Bar-Ilan University's Parashat Hashavua Study Center

Parashat Devarim-Shabbat Hazon 5766/ July 29, 2006

Lectures on the weekly Torah reading by the faculty of Bar-Ilan University in Ramat Gan, Israel. A project of the Faculty of Jewish Studies, Paul and Helene Shulman Basic Jewish Studies Center, and the Office of the Campus Rabbi. Published on the Internet under the sponsorship of Bar-Ilan University's International Center for Jewish Identity. Prepared for Internet Publication by the Computer Center Staff at Bar-Ilan University. Inquiries and comments to: Dr. Isaac Gottlieb, Department of Bible,



Kamza and Bar-Kamza - Who Was at Fault?


 Rabbi Dr. Yehoshua Berman


Department of Bible


The tale of Kamza and Bar-Kamza is commonly thought to teach a moral about proper human relations, about the evil of blind hatred and the like.  The tale of Kamza and Bar-Kamza appears in two places in Jewish sources, and only in one of them (Lamentations Rabbah 4:3) is the emphasis put on matters that concern relations between one person and another, bein adam la-havero.   The tale in the better-known source (Gittin 55b-56a), it turns out, does not deal with blind hatred at all.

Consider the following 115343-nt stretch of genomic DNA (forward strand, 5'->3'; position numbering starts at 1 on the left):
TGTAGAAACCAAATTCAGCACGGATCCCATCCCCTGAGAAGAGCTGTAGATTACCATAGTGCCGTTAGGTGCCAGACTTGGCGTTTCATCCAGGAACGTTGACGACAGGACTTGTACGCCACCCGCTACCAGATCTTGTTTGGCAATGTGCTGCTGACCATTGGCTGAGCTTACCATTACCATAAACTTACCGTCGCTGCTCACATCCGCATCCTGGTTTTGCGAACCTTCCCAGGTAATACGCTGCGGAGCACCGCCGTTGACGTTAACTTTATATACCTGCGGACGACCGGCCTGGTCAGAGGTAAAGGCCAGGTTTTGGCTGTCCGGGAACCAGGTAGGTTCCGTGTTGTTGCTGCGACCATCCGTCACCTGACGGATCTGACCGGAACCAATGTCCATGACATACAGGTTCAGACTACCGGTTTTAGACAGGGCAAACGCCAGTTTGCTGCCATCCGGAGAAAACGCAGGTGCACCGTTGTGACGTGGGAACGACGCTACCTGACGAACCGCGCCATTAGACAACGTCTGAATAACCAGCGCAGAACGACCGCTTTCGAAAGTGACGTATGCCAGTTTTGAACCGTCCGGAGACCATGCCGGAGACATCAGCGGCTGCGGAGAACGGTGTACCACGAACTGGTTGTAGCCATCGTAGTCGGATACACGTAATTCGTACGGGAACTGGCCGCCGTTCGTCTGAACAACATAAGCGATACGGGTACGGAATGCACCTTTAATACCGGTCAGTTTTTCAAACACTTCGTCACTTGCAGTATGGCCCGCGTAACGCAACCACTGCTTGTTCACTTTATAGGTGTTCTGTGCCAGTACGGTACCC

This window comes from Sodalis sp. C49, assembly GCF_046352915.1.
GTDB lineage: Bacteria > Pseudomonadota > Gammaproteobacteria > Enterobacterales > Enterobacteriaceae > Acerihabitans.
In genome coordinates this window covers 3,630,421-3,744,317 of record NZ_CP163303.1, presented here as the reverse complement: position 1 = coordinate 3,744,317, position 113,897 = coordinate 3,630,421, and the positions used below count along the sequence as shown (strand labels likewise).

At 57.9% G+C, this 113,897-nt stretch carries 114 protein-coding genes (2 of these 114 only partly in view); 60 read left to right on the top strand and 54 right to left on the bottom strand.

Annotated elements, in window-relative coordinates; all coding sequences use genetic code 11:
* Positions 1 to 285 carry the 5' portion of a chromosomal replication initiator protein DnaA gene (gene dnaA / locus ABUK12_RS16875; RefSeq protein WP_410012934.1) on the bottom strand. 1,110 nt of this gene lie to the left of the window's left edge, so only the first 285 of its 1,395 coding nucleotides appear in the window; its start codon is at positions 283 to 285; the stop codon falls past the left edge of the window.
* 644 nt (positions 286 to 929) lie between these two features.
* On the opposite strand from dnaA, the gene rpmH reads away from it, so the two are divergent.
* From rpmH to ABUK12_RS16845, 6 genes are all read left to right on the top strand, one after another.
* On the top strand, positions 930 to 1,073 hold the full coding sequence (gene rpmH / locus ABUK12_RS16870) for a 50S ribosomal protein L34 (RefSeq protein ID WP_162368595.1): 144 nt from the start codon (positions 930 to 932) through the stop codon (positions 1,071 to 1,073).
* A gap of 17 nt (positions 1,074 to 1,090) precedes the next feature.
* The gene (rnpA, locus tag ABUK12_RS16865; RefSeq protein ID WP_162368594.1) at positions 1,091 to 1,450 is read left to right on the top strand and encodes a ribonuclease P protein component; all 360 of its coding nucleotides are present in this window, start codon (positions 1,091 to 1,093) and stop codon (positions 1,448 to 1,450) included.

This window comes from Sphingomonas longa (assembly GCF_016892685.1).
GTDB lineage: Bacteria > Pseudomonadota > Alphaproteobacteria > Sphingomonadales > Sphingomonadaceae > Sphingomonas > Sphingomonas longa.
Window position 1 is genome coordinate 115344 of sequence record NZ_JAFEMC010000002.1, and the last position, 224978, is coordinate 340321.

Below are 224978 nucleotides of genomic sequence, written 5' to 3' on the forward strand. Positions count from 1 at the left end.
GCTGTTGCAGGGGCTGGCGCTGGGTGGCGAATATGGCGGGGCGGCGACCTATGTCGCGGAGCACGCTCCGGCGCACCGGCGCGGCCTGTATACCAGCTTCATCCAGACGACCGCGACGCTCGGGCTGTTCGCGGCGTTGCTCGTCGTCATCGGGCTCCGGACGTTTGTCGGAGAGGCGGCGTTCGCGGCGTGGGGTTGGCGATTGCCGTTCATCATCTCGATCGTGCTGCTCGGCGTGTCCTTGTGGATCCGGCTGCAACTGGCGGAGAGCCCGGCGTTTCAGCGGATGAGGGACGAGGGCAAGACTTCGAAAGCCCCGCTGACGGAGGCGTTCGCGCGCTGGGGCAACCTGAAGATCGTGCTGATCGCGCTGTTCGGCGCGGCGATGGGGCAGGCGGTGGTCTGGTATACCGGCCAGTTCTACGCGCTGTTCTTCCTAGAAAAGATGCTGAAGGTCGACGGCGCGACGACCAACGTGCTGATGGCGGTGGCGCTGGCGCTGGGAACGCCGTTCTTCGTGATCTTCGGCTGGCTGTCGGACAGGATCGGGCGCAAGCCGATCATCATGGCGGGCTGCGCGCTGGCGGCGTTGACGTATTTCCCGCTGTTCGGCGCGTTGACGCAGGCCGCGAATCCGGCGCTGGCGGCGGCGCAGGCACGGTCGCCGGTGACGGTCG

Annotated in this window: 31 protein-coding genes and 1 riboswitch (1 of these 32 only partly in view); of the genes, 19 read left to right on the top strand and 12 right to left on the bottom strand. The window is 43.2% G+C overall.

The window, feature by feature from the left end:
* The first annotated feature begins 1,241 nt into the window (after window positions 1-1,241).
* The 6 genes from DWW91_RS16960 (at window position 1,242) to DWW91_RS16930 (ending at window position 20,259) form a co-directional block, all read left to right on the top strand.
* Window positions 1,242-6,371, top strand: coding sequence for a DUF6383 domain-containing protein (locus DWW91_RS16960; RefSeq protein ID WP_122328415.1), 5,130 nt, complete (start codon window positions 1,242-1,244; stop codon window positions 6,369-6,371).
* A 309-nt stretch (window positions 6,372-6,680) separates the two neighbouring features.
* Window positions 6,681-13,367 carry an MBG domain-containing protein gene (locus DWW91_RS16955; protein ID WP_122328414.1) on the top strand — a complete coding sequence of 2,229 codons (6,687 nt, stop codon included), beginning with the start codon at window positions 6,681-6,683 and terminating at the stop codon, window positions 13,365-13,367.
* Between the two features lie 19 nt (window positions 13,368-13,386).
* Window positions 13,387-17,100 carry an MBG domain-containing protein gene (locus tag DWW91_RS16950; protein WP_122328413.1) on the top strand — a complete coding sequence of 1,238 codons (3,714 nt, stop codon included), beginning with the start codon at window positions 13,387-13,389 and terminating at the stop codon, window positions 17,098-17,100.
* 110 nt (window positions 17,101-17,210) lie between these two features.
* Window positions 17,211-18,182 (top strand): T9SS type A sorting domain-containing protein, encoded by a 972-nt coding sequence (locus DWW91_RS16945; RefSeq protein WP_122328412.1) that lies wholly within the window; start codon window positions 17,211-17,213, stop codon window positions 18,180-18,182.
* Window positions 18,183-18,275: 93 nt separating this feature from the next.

As it appears in the gemara in Tractate Gittin, the emphasis is shifted to another theme by the introduction to the tale.  The stories there deal with the end of the Second Temple period in general, and this legend in particular is introduced with the saying of Rabbi Johanan:   “What is the meaning of the scriptural verse, ‘Happy is the man who is anxious always, but he who hardens his heart falls into misfortune’ (Prov. 28:14)?  On account of Kamza and Bar-Kamza Jerusalem was destroyed.”   In other   words, to correctly understand the tale, one must identify the character who failed regarding this trait of being anxious. Rashi’s commentary here explains what Rabbi Johanan had in mind:   Who is anxious – taking care to see what the consequences of his actions might be, so that no misfortune happens if he does a given thing.”